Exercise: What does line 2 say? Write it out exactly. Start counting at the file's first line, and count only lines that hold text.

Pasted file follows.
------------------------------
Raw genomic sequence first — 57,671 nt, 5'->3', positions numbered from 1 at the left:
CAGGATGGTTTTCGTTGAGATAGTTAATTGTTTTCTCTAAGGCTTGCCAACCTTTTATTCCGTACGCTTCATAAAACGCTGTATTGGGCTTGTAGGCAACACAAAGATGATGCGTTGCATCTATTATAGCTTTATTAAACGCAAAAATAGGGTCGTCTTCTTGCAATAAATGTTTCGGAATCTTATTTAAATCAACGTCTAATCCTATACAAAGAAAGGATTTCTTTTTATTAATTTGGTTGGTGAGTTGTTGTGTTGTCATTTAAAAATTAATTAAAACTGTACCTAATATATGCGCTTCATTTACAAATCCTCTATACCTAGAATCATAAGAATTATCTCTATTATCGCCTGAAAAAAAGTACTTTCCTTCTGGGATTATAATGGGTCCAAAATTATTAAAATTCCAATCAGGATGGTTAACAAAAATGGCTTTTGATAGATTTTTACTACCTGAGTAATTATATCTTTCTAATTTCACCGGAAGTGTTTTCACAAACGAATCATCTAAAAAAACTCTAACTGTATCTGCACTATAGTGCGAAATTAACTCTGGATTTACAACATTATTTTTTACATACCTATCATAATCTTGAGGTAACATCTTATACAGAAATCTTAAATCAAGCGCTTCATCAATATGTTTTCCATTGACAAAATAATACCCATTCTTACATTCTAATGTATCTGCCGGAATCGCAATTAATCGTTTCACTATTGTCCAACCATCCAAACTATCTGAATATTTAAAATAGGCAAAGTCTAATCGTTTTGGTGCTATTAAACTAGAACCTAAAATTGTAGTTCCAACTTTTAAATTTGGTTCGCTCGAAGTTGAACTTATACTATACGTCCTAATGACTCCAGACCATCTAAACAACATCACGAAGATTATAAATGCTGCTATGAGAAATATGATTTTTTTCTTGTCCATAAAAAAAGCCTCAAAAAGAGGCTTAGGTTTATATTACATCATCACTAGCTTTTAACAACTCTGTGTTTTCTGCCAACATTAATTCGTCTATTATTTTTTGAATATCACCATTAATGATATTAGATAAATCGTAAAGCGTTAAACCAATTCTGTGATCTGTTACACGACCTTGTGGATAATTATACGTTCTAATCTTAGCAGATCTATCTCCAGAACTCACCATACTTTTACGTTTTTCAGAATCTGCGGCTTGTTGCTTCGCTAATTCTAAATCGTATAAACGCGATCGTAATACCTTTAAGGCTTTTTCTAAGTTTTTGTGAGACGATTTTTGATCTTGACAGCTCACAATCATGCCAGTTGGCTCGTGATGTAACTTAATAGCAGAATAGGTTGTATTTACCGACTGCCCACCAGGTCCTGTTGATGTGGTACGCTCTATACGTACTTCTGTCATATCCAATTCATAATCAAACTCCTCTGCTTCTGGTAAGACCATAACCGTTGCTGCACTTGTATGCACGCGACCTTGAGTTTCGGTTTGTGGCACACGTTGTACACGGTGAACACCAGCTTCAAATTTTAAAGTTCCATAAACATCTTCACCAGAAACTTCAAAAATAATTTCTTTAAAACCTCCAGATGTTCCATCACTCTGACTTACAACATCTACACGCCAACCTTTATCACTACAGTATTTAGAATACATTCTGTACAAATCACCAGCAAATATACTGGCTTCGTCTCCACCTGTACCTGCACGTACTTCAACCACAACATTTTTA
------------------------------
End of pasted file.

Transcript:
CAGGATGGTTTTCGTTGAGATAGTTAATTGTTTTCTCTAAGGCTTGCCAACCTTTTATTCCGTACGCTTCATAAAACGCTGTATTGGGCTTGTAGGCAACACAAAGATGATGCGTTGCATCTATTATAGCTTTATTAAACGCAAAAATAGGGTCGTCTTCTTGCAATAAATGTTTCGGAATCTTATTTAAATCAACGTCTAATCCTATACAAAGAAAGGATTTCTTTTTATTAATTTGGTTGGTGAGTTGTTGTGTTGTCATTTAAAAATTAATTAAAACTGTACCTAATATATGCGCTTCATTTACAAATCCTCTATACCTAGAATCATAAGAATTATCTCTATTATCGCCTGAAAAAAAGTACTTTCCTTCTGGGATTATAATGGGTCCAAAATTATTAAAATTCCAATCAGGATGGTTAACAAAAATGGCTTTTGATAGATTTTTACTACCTGAGTAATTATATCTTTCTAATTTCACCGGAAGTGTTTTCACAAACGAATCATCTAAAAAAACTCTAACTGTATCTGCACTATAGTGCGAAATTAACTCTGGATTTACAACATTATTTTTTACATACCTATCATAATCTTGAGGTAACATCTTATACAGAAATCTTAAATCAAGCGCTTCATCAATATGTTTTCCATTGACAAAATAATACCCATTCTTACATTCTAATGTATCTGCCGGAATCGCAATTAATCGTTTCACTATTGTCCAACCATCCAAACTATCTGAATATTTAAAATAGGCAAAGTCTAATCGTTTTGGTGCTATTAAACTAGAACCTAAAATTGTAGTTCCAACTTTTAAATTTGGTTCGCTCGAAGTTGAACTTATACTATACGTCCTAATGACTCCAGACCATCTAAACAACATCACGAAGATTATAAATGCTGCTATGAGAAATATGATTTTTTTCTTGTCCATAAAAAAAGCCTCAAAAAGAGGCTTAGGTTTATATTACATCATCACTAGCTTTTAACAACTCTGTGTTTTCTGCCAACATTAATTCGTCTATTATTTTTTGAATATCACCATTAATGATATTAGATAAATCGTAAAGCGTTAAACCAATTCTGTGATCTGTTACACGACCTTGTGGATAATTATACGTTCTAATCTTAGCAGATCTATCTCCAGAACTCACCATACTTTTACGTTTTTCAGAATCTGCGGCTTGTTGCTTCGCTAATTCTAAATCGTATAAACGCGATCGTAATACCTTTAAGGCTTTTTCTAAGTTTTTGTGAGACGATTTTTGATCTTGACAGCTCACAATCATGCCAGTTGGCTCGTGATGTAACTTAATAGCAGAATAGGTTGTATTTACCGACTGCCCACCAGGTCCTGTTGATGTGGTACGCTCTATACGTACTTCTGTCATATCCAATTCATAATCAAACTCCTCTGCTTCTGGTAAGACCATAACCGTTGCTGCACTTGTATGCACGCGACCTTGAGTTTCGGTTTGTGGCACACGTTGTACACGGTGAACACCAGCTTCAAATTTTAAAGTTCCATAAACATCTTCACCAGAAACTTCAAAAATAATTTCTTTAAAACCTCCAGATGTTCCATCACTCTGACTTACAACATCTACACGCCAACCTTTATCACTACAGTATTTAGAATACATTCTGTACAAATCACCAGCAAATATACTGGCTTCGTCTCCACCTGTACCTGCACGTACTTCAACCACAACATTTTTA